Chekov was the O'Brien of TOS, constantly having the "he must suffer!" scripts written for him.
Sulu on the other hand, he was a sponge for whatever cool hobby they thought they could saddle him with for a particular episode, only in order for it never to be mentioned again!
Bearing in mind the decor of Kirk's apartment in TWOK, I think it was a missed opportunity to have Sulu give him a genuine 20th century antique firearm for his birthday!
^IIRC, Kirk willed several of his antique guns to Sulu following his death. It was discussed in the Crucible novel The Fire and the Rose.
And yet he survived it all! Even Scotty got killed, like, twice. You can't underestimate the value of having someone who's really lucky on your team.
Scotty got killed too? I remember McCoy's death but
He was killed by Nomad in The Changling.
Right , I remebre now. Nomad surely made a mess. Wiped Uhura's memory and such.
^And disintegrated a near-record number of redshirts for a single episode -- as well as wiping out four billion lives in the Malurian system.
That would be a tragedy if they were not redshirts, you know we never run out of those.
That's just a statistic.
Actually, I find that rather implausible.
Starships are powerful machines - so powerful in fact that they render most of today's concepts of spaceflight irrelevant. I don't really see a starship helmsman bothering to calculate the exact coordinates needed for a planetary rendezvous beforehand, as he or she can do the necessary corrections in a matter of seconds after arrival anyway. A "conventional" spacecraft would be wasting fuel and time unless aiming very precisely; for a starship, wasting of fuel is something that only takes place at massively greater distances and speed differentials. If Sulu actually calculated the most energy-efficient way to enter the orbit of Boring XII, Kirk would chide him for being a showoff and for wasting valuable Starfleet time!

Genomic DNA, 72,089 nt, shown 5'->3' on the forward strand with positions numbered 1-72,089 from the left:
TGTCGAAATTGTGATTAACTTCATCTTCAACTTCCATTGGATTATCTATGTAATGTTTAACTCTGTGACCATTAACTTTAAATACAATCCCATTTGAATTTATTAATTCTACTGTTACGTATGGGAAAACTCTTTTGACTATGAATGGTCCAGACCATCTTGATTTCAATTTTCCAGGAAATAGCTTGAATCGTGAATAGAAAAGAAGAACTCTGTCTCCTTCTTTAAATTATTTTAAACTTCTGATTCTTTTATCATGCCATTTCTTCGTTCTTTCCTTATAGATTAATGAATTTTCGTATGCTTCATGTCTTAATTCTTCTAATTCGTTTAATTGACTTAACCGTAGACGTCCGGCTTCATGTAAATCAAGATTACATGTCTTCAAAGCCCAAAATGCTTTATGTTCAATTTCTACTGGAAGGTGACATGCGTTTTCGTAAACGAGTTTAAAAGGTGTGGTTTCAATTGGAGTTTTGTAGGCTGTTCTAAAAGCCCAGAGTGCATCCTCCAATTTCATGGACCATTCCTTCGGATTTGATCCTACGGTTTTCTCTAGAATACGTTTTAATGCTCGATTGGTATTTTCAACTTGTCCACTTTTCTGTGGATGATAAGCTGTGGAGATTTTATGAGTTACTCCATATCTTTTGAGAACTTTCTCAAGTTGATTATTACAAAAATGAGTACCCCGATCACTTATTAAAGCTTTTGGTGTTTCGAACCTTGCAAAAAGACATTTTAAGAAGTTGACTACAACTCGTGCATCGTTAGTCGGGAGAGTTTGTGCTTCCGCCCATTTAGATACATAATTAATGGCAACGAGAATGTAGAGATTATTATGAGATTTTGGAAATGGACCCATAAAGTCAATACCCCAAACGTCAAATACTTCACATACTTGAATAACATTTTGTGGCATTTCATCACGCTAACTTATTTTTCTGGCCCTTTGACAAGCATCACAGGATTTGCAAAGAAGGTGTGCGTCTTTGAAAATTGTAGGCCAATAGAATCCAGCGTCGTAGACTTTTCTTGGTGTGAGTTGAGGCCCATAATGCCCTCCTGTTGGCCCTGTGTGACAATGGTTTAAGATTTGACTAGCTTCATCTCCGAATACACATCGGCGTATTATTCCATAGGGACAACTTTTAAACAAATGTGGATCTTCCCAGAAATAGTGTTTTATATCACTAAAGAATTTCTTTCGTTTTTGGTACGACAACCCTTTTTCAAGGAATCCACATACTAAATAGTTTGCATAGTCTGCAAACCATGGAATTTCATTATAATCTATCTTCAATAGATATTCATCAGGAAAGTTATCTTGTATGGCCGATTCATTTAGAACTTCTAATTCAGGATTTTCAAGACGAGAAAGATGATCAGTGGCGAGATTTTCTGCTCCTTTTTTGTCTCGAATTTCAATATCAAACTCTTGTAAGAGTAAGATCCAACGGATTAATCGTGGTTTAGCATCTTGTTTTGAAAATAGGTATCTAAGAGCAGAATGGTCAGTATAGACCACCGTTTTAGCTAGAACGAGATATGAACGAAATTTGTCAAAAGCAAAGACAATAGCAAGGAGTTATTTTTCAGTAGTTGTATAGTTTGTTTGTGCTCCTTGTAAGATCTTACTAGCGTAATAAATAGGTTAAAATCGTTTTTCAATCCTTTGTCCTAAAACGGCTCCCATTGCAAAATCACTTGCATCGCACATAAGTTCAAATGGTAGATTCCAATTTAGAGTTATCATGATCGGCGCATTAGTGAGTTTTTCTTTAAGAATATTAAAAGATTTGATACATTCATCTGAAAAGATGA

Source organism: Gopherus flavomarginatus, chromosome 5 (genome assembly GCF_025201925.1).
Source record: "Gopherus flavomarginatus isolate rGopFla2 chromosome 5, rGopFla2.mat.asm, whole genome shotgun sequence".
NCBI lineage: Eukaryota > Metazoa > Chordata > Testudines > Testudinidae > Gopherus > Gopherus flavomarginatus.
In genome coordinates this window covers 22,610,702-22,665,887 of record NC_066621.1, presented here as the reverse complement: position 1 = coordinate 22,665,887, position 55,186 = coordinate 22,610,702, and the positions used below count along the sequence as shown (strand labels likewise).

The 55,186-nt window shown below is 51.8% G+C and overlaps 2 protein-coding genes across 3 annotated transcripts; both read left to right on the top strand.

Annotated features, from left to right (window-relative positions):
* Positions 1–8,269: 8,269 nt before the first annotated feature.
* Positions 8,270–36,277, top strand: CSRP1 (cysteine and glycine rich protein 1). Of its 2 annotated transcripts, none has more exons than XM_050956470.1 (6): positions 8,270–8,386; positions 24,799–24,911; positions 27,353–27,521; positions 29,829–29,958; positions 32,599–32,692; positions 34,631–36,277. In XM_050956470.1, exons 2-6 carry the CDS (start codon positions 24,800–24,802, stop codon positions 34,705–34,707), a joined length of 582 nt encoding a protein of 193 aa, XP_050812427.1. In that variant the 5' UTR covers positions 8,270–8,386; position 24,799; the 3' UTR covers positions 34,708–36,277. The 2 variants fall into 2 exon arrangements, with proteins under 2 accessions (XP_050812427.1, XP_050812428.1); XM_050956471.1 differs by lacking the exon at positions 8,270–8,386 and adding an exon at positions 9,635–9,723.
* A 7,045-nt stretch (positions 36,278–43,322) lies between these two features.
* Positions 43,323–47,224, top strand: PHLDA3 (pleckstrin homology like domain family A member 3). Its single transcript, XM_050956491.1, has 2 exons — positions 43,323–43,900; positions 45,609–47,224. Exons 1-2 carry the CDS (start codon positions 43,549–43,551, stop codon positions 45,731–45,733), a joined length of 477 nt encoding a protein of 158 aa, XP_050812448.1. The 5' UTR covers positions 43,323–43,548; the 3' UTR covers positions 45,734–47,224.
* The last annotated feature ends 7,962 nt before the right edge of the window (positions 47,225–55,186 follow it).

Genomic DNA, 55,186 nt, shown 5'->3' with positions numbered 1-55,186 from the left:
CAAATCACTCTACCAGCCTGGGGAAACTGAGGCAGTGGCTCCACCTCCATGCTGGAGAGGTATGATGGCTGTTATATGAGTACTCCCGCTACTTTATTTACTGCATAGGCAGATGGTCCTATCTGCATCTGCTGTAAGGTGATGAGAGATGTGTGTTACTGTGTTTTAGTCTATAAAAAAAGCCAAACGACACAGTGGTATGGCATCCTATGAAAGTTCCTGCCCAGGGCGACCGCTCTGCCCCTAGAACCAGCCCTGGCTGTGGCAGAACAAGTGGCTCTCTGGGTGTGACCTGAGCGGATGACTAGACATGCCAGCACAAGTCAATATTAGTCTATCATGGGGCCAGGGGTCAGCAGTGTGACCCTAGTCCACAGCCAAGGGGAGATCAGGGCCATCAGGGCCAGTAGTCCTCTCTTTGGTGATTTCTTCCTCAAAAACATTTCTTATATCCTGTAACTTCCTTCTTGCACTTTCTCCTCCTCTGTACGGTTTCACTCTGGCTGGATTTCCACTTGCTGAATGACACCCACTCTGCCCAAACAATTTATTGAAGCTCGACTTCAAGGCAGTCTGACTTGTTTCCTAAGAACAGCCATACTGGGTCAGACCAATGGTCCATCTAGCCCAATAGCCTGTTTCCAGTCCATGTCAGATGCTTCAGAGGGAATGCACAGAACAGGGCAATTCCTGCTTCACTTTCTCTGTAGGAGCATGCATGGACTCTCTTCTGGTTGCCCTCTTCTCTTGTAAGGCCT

Celestial mechanics is something only losers need bother with. A true starship flies against celestial mechanics and benefits enormously from that.
Really, given the known capabilities of starships, I could very well see the proper procedure of entering a star system as being more like this:
- Skipper calls "Helm, reduce speed" at a more or less random moment, as precision is unnecessary
- Helm says "Aye, Sir!" and quite independently points the bow towards the local sight he expects the skipper wants to go to next
- Skipper asks for habitable planets; Science Officer scans for such, completely ignoring all those planets that fail the most cursory initial scan, and reports the identity of the one planet found, her fingers hovering over the buttons she needs to establish what she knows the skipper is gonna ask next
- Skipper says "Standard orbit around that one, Helm", and Helm complies
- Skipper asks "Where's the city we needed to visit?" and the SO tells him
- Skipper says "You're with me, let's beam down"
- Science Officer leaves her instruments and makes a mental note to do a more detailed scan of the planet when and if she has time
They're there to visit the city, not to map the local cloud forests or listen to possible secret Romulan communications or establish whether the local star is about to blow. They visit, and then they leave. Star systems really are a dime in a dozen, and if Starfleet wants to know more, they can always send the ship back.